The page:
PAS taps into home market for toons amid gloom

Post-9/11 draws a new industry strategy

MANILA — The local animation industry is in suspended animation after the Sept. 11 terrorist attacks on the U.S. and the resulting worldwide slowdown.

Mimbi Eloriaga, studio manager of Philippine Animation Studios, says projects scheduled for early this year have been put on hold and the peak months of October and November, when production normally picks up, were slow.

PAS, which is among the top toon studios in the world serving the U.S. and Europe, has set its sights on an untapped territory — its home market.

PAS is creating a promo reel of the first Filipino animated series for local production and distribution. Although the title and final format are still to be finalized, talks with local TV stations for a PAS Cartoon Hour are in the works — all exploratory, Eloriaga stresses.

The downturn may have been a blessing in disguise, she notes. “It’s about time Filipino artists get the credit in their own country. When you look at Japanese anime, you can instantly tell it’s a Japanese cartoon. We want to introduce a Filipino look in animation. We already have some stories and character designs in mind.”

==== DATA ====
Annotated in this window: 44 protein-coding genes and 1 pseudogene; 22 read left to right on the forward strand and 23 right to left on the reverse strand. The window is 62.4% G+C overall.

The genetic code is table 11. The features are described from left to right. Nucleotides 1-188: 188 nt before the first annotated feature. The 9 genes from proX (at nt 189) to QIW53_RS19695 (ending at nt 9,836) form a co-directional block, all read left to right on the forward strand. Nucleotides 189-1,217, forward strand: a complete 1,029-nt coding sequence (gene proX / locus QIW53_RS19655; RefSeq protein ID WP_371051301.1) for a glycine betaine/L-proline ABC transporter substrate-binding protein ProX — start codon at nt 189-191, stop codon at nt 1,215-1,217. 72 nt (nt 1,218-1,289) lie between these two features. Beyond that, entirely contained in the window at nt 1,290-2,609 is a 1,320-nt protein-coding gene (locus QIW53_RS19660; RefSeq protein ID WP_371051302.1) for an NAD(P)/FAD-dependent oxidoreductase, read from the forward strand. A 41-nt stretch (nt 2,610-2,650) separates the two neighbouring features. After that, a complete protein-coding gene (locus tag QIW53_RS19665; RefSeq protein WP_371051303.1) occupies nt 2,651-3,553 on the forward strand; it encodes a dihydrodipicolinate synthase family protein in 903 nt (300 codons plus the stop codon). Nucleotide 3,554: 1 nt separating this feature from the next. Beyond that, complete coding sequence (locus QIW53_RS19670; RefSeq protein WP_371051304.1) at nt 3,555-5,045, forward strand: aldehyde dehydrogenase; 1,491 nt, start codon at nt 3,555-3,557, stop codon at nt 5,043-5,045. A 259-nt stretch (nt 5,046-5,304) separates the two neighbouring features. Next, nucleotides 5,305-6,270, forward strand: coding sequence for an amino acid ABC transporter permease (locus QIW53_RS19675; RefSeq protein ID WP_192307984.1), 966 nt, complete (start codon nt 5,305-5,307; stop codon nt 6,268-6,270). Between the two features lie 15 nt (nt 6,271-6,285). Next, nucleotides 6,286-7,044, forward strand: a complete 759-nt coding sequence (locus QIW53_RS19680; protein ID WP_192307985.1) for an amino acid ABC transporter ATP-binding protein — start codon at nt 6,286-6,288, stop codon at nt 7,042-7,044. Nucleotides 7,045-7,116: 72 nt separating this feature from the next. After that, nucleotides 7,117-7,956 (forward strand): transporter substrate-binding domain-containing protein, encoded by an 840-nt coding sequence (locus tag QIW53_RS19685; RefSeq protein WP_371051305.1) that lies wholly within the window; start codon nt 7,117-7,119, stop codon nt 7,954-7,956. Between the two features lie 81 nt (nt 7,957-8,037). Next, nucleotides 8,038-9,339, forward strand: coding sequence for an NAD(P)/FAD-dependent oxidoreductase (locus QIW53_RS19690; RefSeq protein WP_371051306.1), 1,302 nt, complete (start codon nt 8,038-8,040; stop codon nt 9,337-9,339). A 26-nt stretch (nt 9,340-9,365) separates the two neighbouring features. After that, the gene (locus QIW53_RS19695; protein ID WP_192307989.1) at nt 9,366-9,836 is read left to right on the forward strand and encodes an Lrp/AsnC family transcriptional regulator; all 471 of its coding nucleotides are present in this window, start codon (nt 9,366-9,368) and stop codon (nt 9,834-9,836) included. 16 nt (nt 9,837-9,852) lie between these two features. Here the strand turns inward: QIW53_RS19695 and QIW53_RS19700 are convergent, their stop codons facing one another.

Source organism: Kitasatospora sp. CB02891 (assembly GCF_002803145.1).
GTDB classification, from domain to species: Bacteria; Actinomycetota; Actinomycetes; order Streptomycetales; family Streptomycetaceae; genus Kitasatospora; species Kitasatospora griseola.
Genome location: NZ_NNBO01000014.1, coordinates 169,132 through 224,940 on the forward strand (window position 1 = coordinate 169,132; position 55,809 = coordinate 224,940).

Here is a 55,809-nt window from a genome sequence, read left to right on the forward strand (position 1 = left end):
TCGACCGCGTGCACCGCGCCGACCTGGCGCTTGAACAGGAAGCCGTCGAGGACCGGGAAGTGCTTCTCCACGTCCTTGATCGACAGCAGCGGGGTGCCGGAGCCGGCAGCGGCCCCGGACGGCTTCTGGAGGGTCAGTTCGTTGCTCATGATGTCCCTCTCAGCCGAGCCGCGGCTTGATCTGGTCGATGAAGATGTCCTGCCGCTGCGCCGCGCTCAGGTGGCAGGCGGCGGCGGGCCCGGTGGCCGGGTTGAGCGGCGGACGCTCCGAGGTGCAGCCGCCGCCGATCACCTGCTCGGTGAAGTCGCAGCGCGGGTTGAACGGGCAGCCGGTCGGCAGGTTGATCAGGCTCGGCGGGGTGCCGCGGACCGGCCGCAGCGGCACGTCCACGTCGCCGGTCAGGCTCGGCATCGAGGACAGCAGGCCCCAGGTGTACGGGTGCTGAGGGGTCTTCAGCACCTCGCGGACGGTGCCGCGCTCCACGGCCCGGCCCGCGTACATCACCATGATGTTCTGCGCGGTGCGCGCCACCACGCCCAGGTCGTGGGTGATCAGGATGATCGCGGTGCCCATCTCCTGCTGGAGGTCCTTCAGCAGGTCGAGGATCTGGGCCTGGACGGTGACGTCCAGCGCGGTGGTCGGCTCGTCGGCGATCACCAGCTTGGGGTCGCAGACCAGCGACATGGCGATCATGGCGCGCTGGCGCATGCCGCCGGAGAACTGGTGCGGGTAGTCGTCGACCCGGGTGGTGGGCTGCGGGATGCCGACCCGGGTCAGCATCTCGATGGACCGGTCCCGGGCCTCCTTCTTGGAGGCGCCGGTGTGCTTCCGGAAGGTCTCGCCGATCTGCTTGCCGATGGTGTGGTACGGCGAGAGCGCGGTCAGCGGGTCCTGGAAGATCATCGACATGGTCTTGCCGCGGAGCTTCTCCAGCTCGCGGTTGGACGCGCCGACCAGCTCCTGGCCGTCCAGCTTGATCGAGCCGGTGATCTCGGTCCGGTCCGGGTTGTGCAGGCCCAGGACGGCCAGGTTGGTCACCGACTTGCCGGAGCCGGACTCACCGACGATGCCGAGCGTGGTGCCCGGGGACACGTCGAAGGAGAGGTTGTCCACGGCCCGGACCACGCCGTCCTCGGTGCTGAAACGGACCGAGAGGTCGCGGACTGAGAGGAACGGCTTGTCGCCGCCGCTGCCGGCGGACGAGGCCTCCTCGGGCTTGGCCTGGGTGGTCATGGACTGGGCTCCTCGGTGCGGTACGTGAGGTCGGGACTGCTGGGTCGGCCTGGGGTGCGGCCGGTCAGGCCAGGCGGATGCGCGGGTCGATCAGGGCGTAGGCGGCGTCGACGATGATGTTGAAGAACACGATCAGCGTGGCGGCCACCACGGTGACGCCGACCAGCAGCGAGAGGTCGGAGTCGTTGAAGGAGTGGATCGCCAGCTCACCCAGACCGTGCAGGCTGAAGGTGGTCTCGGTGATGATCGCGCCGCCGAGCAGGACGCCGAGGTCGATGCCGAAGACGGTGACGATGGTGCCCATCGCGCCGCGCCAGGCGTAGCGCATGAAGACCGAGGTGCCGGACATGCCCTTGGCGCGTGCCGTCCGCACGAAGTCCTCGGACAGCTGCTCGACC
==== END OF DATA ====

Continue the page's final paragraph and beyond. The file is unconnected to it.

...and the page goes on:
PAS hit a peak in mid-2000 when orders came in from the U.S., Canada, Hungary, France, Denmark and Japan. The new organizational and marketing scheme introduced by creative director Frank Saperstein turbo-charged production and pulled PAS way out front of the competition.

English-speaking countries such as the Philippines have had the upper hand in getting orders from the U.S. and Europe, with Filipino artists hailed as “the most creative people in Asia” at the recent Asian Animation Conference in Singapore.

“The bulk of the work over the last 10 to 15 years has been created in North America and Europe, but the actual production … has been done in Asia to save costs,” Saperstein says.

PAS also is using the downtime to hone its animators’ skills in Flash animation. “A lot of our clients are using it for broadcast TV because it costs less in terms of people,” Eloriaga says.

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